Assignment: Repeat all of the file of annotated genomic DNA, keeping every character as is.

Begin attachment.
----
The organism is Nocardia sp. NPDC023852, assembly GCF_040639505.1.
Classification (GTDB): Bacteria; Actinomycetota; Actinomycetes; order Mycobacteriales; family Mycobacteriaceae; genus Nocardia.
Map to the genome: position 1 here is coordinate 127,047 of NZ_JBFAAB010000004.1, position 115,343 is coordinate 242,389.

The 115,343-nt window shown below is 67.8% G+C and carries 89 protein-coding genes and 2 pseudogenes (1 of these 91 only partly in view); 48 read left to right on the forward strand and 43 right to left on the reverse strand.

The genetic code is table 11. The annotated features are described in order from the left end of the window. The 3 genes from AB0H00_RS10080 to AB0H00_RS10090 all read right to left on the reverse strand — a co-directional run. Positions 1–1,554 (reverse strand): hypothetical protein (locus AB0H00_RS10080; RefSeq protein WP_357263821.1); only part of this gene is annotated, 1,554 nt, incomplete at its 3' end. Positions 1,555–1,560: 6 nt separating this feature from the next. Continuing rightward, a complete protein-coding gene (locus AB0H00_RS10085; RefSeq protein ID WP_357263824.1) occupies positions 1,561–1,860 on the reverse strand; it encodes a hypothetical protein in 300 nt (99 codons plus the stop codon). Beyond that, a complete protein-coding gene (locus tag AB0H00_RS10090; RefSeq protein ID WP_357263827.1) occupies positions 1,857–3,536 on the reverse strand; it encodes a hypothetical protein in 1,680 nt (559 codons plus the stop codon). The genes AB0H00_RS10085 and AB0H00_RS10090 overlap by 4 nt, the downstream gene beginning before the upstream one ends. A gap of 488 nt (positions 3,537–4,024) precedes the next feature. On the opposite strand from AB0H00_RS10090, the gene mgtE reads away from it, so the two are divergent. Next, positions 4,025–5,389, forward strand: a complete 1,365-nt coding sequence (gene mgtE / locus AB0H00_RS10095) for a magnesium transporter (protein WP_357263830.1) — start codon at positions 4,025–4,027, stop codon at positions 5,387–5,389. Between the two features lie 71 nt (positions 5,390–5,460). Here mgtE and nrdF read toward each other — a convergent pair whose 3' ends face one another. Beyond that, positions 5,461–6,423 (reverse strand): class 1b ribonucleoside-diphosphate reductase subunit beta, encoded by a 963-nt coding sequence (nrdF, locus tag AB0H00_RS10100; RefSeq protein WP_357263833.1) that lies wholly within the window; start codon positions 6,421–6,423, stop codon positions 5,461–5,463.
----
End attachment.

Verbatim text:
The organism is Nocardia sp. NPDC023852, assembly GCF_040639505.1.
Classification (GTDB): Bacteria; Actinomycetota; Actinomycetes; order Mycobacteriales; family Mycobacteriaceae; genus Nocardia.
Map to the genome: position 1 here is coordinate 127,047 of NZ_JBFAAB010000004.1, position 115,343 is coordinate 242,389.

The 115,343-nt window shown below is 67.8% G+C and carries 89 protein-coding genes and 2 pseudogenes (1 of these 91 only partly in view); 48 read left to right on the forward strand and 43 right to left on the reverse strand.

The genetic code is table 11. The annotated features are described in order from the left end of the window. The 3 genes from AB0H00_RS10080 to AB0H00_RS10090 all read right to left on the reverse strand — a co-directional run. Positions 1–1,554 (reverse strand): hypothetical protein (locus AB0H00_RS10080; RefSeq protein WP_357263821.1); only part of this gene is annotated, 1,554 nt, incomplete at its 3' end. Positions 1,555–1,560: 6 nt separating this feature from the next. Continuing rightward, a complete protein-coding gene (locus AB0H00_RS10085; RefSeq protein ID WP_357263824.1) occupies positions 1,561–1,860 on the reverse strand; it encodes a hypothetical protein in 300 nt (99 codons plus the stop codon). Beyond that, a complete protein-coding gene (locus tag AB0H00_RS10090; RefSeq protein ID WP_357263827.1) occupies positions 1,857–3,536 on the reverse strand; it encodes a hypothetical protein in 1,680 nt (559 codons plus the stop codon). The genes AB0H00_RS10085 and AB0H00_RS10090 overlap by 4 nt, the downstream gene beginning before the upstream one ends. A gap of 488 nt (positions 3,537–4,024) precedes the next feature. On the opposite strand from AB0H00_RS10090, the gene mgtE reads away from it, so the two are divergent. Next, positions 4,025–5,389, forward strand: a complete 1,365-nt coding sequence (gene mgtE / locus AB0H00_RS10095) for a magnesium transporter (protein WP_357263830.1) — start codon at positions 4,025–4,027, stop codon at positions 5,387–5,389. Between the two features lie 71 nt (positions 5,390–5,460). Here mgtE and nrdF read toward each other — a convergent pair whose 3' ends face one another. Beyond that, positions 5,461–6,423 (reverse strand): class 1b ribonucleoside-diphosphate reductase subunit beta, encoded by a 963-nt coding sequence (nrdF, locus tag AB0H00_RS10100; RefSeq protein WP_357263833.1) that lies wholly within the window; start codon positions 6,421–6,423, stop codon positions 5,461–5,463.